Archive for World Series 2009
Outgoing New York Gov. David Paterson must pay a fine of $62,125 for accepting five complimentary World Series tickets in 2009, the New York State Commission on Public Integrity announced earlier this week. Paterson, the commission found, knew he had violated state law and then refused to admit it under oath. “The moral and ethical tone of any organization is set at the top. Unfortunately the Governor set a totally inappropriate tone by his dishonest and unethical conduct. Such conduct cannot be tolerated by any New York State employee, particularly our Governor,” Michael Cherkasky, chair of the commission, said.
Since the Yankees are an entity that has “myriad and continuing business and financial interests that relate to New York State government,” Paterson would have had to perform a public function at the game to escape ethics scrutiny. He admittedly did not and later tried to both pay for the tickets and claim that he didn’t actually want those tickets. “By his own admission, the Governor did not speak at the opening ceremonies of Game One and was not even recognized by name during the public address announcement recognizing the public officials who were present,” the Commission said in its findings.
Paterson’s lawyers of course refuted the claim, but it’s unclear if the governor will try to fight the charges. “The commission has wildly misrepresented the facts, exceeded its legal authority and generally confirmed what has long been obvious: that these proceedings were always about a political witch hunt and never about the truth,” lawyer Ted Wells said in statement. Based on the evidence compiled by the commission, it’s going to be an uphill battle for the beleaguered state pol, and Paterson may still be facing a state probe over perjury concerns.
With the World Series runner-up Philadelphia Phillies in town, New York City chose a good day to remind us of the Yankees’ 2009 World Series championship. This morning at the northern end of the Canyon of Heroes, Yanks’ skipper Joe Girardi along with Downtown Alliance officials and the Downtown Little League Yankees unveiled a new marker to mark the November 6, 2009 ticker tape parade.
“Last year was an incredible year for our team and I’m proud to be here today to commemorate our 2009 World Series championship,” Girardi said. “There are almost no words to describe the energy and excitement that was in the air on that special day we all shared last November up the Canyon of Heroes. We are so grateful that each and every member of our team was able to share that feeling with our fans and the great people of the City of New York.”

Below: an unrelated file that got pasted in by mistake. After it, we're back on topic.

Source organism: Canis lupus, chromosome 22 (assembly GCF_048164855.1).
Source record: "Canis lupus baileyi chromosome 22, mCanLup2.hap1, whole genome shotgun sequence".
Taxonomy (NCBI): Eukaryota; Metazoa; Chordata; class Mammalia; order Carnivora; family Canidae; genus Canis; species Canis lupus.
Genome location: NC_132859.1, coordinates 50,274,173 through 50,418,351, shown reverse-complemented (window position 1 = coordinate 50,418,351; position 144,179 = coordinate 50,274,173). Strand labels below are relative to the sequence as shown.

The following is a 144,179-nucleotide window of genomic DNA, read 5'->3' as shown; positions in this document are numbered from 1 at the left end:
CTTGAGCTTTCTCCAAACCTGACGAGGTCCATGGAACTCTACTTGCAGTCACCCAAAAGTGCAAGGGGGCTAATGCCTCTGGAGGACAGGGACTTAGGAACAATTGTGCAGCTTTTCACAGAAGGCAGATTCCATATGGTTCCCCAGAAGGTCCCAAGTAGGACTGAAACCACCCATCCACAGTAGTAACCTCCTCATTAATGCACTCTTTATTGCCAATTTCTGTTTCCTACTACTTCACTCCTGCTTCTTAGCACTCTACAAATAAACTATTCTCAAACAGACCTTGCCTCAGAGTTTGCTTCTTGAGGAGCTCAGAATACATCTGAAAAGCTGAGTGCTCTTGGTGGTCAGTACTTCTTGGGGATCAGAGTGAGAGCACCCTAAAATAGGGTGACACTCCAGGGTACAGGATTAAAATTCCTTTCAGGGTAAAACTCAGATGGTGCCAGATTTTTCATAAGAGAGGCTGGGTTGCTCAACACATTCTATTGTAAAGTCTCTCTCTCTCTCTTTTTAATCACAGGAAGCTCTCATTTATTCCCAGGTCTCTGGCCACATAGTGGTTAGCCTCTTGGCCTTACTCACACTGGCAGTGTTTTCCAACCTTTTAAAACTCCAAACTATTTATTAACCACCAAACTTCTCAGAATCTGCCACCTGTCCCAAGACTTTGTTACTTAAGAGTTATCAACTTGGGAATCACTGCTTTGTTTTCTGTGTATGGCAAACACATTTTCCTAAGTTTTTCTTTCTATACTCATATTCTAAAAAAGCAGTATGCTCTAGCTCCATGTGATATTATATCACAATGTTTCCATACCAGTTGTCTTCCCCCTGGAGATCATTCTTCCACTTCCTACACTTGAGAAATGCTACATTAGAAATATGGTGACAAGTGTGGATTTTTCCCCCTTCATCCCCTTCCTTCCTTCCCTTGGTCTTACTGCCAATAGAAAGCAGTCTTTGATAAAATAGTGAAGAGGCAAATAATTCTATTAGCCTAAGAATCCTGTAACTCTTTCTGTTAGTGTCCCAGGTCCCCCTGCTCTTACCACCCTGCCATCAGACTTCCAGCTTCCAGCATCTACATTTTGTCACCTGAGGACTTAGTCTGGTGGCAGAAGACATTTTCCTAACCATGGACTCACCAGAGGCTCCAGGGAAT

Whenever I’m walking through Lower Manhattan, I always find the granite markers a unique part of the stroll. They start near the Battery with one dated October 28, 1886 that commemorates the Statue of Liberty, and the Yanks’ new one is nearing City Hall Park. With the team’s late 1990s success, five of the last eight markers now celebrate the Bombers.
For more photos from the event, check out the Downtown Alliance’s flickr photoset. The photo above shows a happy Little Leaguer posing in front of the newest granite stripe and comes to us via the Alliance for Downtown New York.
Back in November, I reported on the Yanks’ record-setting playoff shares. After winning the World Series, the team doled out full playoff shares of $365,052.73, topping the 2006 Cardinals’ record of $362,000. Today, we learn that the record will not stand. Darren Rovell reports that the 46 members of the organization who received full shares will have to give up $10,000 each because two trainers and one player were not allocated the proper amount. Interestingly, Rovell adds that each player nets approximately 50 percent of the total share after taxes.
For your Saturday morning reading pleasures: The Yankees go to China. Late last month, as part of baseball’s effort to penetrate the Chinese market and the Yanks’ effort to spread their franchise globally, team officials headed across the Pacific for a trip to the Far East, and Xiyun Yang of The Times’ China bureau tagged along for some of the trip. Her article is an interesting one because it captures China’s approach toward sports in a rather intriguing light. Despite the billions of people who live in China, only four million play the game there, and to most, it remains a mystery.